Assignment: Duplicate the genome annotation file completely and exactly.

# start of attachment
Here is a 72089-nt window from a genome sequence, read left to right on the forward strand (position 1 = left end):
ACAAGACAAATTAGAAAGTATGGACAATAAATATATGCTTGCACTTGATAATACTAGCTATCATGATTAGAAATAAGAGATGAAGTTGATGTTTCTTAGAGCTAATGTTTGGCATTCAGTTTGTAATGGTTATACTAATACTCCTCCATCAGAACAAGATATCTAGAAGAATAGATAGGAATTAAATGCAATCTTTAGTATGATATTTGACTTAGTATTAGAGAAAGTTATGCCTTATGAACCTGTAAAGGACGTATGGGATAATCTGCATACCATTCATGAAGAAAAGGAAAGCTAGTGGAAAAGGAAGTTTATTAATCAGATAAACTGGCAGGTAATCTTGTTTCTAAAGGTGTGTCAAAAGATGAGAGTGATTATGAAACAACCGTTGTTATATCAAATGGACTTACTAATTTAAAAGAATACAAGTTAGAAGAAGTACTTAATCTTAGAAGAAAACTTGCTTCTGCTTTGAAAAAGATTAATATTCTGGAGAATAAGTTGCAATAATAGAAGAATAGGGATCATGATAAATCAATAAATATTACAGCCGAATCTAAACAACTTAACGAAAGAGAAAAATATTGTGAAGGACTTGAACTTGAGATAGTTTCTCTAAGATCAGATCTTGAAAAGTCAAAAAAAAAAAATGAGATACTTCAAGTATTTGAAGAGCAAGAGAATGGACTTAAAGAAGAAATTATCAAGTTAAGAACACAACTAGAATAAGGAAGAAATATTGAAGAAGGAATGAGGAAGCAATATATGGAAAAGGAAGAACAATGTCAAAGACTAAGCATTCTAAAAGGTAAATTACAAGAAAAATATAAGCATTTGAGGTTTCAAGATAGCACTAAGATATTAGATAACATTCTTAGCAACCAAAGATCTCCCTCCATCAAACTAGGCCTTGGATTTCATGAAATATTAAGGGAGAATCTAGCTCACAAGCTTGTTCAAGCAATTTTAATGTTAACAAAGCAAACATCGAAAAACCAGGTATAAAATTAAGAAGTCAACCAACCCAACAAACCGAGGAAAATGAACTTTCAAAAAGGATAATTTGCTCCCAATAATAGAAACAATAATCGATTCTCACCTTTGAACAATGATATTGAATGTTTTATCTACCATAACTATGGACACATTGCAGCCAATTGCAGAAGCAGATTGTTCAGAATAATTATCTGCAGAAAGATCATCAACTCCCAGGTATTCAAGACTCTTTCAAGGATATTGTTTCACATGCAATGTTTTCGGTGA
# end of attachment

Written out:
Here is a 72089-nt window from a genome sequence, read left to right on the forward strand (position 1 = left end):
ACAAGACAAATTAGAAAGTATGGACAATAAATATATGCTTGCACTTGATAATACTAGCTATCATGATTAGAAATAAGAGATGAAGTTGATGTTTCTTAGAGCTAATGTTTGGCATTCAGTTTGTAATGGTTATACTAATACTCCTCCATCAGAACAAGATATCTAGAAGAATAGATAGGAATTAAATGCAATCTTTAGTATGATATTTGACTTAGTATTAGAGAAAGTTATGCCTTATGAACCTGTAAAGGACGTATGGGATAATCTGCATACCATTCATGAAGAAAAGGAAAGCTAGTGGAAAAGGAAGTTTATTAATCAGATAAACTGGCAGGTAATCTTGTTTCTAAAGGTGTGTCAAAAGATGAGAGTGATTATGAAACAACCGTTGTTATATCAAATGGACTTACTAATTTAAAAGAATACAAGTTAGAAGAAGTACTTAATCTTAGAAGAAAACTTGCTTCTGCTTTGAAAAAGATTAATATTCTGGAGAATAAGTTGCAATAATAGAAGAATAGGGATCATGATAAATCAATAAATATTACAGCCGAATCTAAACAACTTAACGAAAGAGAAAAATATTGTGAAGGACTTGAACTTGAGATAGTTTCTCTAAGATCAGATCTTGAAAAGTCAAAAAAAAAAAATGAGATACTTCAAGTATTTGAAGAGCAAGAGAATGGACTTAAAGAAGAAATTATCAAGTTAAGAACACAACTAGAATAAGGAAGAAATATTGAAGAAGGAATGAGGAAGCAATATATGGAAAAGGAAGAACAATGTCAAAGACTAAGCATTCTAAAAGGTAAATTACAAGAAAAATATAAGCATTTGAGGTTTCAAGATAGCACTAAGATATTAGATAACATTCTTAGCAACCAAAGATCTCCCTCCATCAAACTAGGCCTTGGATTTCATGAAATATTAAGGGAGAATCTAGCTCACAAGCTTGTTCAAGCAATTTTAATGTTAACAAAGCAAACATCGAAAAACCAGGTATAAAATTAAGAAGTCAACCAACCCAACAAACCGAGGAAAATGAACTTTCAAAAAGGATAATTTGCTCCCAATAATAGAAACAATAATCGATTCTCACCTTTGAACAATGATATTGAATGTTTTATCTACCATAACTATGGACACATTGCAGCCAATTGCAGAAGCAGATTGTTCAGAATAATTATCTGCAGAAAGATCATCAACTCCCAGGTATTCAAGACTCTTTCAAGGATATTGTTTCACATGCAATGTTTTCGGTGA